The Cyber Pirates
Could anybody imagine ten years ago that kidnapping would get digital? asks Puneet Mehrotra.business Updated: Jun 02, 2006 15:01 IST
Ransom gets digital
In this era of digitisation everything that was once real is getting digital.Could anybody imagine ten years ago that kidnapping would get digital? Well it is digital now. Consider the following incident.
A woman from greater Manchester has become a victim of an internet scam in which hackers hijacked her computer files and blackmailed her.Helen Barrow, a 40 year old nurse from Rochdale, is believed to be one of the first victims. Criminals encrypt files with complex passwords, leaving a ransom note telling victims not to contact police. A note said that she would have to buy drugs from an online pharmacy to find out the password.
Digital evolution of viruses from malware to ransomware
The digital evolution also simultaneously witnessed the evolution of viruses. Every progress in the digital world has been followed by growth in computer viruses and other forms of malicious code. While some have been non-threatening innocuous little viruses to showcasing the developer's creativity others have been used for threatening information and systems, and even netspionage.This is perhaps the first time a malicious code is being used for ransom. Pay up or see your data go. This new phenomenon is being termed as ransomware.
Some of the earlier viruses can broadly be categorized into:
Archiveus - the ransomware
The ransomware dubbed as archiveus has been around for around a month. Archiveus copies all of the files in the victim's "My Documents" folder to a new folder and then it scrambles them with an encryption program protected by a 30 character password. The original documents are then deleted.
A ransom note text file that accompanies Archiveus says victims can obtain a password to decrypt the file folder if they purchase anything from one of several online Russian pharmacies.It attempts to force the victim into buying pharmaceuticals from a Russian website for $75 or more a bottle, depending on the drug. Presumably, the trojan author is an affiliate of the "Pharma Shop" website, and will get a cut for each sale which originated with his/her affiliate ID.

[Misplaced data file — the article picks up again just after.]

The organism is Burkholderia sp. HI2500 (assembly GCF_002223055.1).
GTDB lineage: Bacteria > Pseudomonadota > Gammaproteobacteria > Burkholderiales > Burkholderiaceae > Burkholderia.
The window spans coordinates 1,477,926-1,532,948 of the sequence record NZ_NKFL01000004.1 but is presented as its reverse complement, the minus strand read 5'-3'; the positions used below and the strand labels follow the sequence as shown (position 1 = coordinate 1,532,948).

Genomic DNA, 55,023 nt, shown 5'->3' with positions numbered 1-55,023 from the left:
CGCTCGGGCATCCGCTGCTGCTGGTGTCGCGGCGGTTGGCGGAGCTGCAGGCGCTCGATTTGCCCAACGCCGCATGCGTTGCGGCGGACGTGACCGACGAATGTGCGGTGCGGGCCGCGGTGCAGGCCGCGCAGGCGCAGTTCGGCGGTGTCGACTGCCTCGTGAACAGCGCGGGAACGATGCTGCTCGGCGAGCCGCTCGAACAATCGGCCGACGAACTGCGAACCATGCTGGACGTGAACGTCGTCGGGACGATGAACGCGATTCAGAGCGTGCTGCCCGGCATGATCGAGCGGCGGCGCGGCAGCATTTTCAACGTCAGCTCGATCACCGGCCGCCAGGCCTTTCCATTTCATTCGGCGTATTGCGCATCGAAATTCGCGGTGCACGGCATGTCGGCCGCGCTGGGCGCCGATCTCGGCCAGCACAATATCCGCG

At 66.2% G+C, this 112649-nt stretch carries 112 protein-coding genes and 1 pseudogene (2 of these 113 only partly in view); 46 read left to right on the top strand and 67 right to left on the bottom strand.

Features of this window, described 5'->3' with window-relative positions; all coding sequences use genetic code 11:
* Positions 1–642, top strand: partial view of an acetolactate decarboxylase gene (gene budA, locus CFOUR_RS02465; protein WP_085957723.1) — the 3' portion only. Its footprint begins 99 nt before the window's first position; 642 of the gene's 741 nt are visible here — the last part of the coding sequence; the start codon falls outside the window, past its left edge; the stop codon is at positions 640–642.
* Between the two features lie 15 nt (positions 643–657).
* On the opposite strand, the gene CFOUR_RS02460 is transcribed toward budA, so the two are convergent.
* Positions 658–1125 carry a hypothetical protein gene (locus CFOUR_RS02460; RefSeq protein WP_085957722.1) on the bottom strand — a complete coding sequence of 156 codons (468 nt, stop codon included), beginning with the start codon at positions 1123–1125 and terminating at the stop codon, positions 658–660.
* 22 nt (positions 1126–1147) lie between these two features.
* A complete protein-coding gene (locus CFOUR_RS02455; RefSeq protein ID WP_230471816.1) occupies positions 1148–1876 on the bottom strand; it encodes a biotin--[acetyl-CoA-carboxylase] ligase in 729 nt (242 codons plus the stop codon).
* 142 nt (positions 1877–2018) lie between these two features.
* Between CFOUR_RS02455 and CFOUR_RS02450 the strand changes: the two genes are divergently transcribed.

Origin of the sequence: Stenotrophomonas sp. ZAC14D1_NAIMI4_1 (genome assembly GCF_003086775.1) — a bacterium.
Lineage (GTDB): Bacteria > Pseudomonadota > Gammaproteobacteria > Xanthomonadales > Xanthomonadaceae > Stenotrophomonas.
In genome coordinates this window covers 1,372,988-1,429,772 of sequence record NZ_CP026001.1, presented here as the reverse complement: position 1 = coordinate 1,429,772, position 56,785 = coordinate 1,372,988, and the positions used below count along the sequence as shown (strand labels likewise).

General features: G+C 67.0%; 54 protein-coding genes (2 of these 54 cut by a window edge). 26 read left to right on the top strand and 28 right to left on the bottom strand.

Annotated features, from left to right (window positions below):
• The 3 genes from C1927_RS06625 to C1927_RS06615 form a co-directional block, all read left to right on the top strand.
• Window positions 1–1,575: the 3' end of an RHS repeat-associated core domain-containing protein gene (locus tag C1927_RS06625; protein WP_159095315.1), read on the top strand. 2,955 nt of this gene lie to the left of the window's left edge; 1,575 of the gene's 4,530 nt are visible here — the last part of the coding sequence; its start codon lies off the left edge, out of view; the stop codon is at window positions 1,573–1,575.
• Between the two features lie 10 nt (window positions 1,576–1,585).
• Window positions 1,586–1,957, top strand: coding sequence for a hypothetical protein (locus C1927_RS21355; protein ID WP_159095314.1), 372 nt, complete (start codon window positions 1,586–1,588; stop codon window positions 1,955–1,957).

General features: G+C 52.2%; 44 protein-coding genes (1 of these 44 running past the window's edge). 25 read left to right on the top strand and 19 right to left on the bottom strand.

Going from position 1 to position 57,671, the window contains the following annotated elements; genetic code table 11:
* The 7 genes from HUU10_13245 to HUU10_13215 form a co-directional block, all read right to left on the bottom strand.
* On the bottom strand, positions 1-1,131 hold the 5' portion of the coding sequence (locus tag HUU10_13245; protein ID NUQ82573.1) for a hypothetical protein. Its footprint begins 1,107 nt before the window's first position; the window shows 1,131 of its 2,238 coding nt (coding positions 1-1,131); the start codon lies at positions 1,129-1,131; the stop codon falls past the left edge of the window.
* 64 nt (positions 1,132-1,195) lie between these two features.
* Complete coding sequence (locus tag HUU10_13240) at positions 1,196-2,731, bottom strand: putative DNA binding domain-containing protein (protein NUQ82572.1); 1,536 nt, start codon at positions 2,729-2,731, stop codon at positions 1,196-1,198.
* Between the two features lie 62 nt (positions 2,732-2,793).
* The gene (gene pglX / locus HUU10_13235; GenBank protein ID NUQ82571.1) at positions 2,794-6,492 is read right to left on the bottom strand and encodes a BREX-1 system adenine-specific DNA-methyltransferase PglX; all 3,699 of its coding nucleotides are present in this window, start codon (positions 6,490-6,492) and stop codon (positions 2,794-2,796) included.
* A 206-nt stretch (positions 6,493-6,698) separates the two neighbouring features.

Since Pharma shop is presumably already operating outside of US jurisdiction and is also apparently involved in spam as well as dispensing controlled substances without a prescription, it makes it unlikely that the owner of the website would cooperate with efforts to obtain the identity of the affiliate spreading the trojan.
Even worse, the trojan author suggests that the victim can even make money off of the scheme, by reselling the drugs, in effect coercing them to become an international prescription drug trafficker.
The Helen Barrow story
In Helen Barrow's case the hackers had seized and encrypted very important files for her nursing degree studies and they demanded the purchase of items from a Russian pharmacy before they would release a password which would enable her to retrieve her work.
Andy Sharples, an IT professional from Littleborough, got the ransomware off Helens computer through reverse engineering the virus and tracing the 30-character password needed to decrypt the files.
An international body - the step forward
The Helen Barrow story fortunately had a happy ending. But the threat of ransomware is real. Much deadlier than the threat of earlier viruses.As business gets digital so does the reliance on data. Entire organizations perhaps even nations can be held to ransom. The Helen Barrow and the archiveus is a simple case in the evolution of a virus that could have grave repercussions in its more complex avatars. The solution to ransomware isn't about profiting a single anti virus company or a single organization. The solution has to be much greater like an international body that is empowered to monitor and take punitive action against its perpetrators.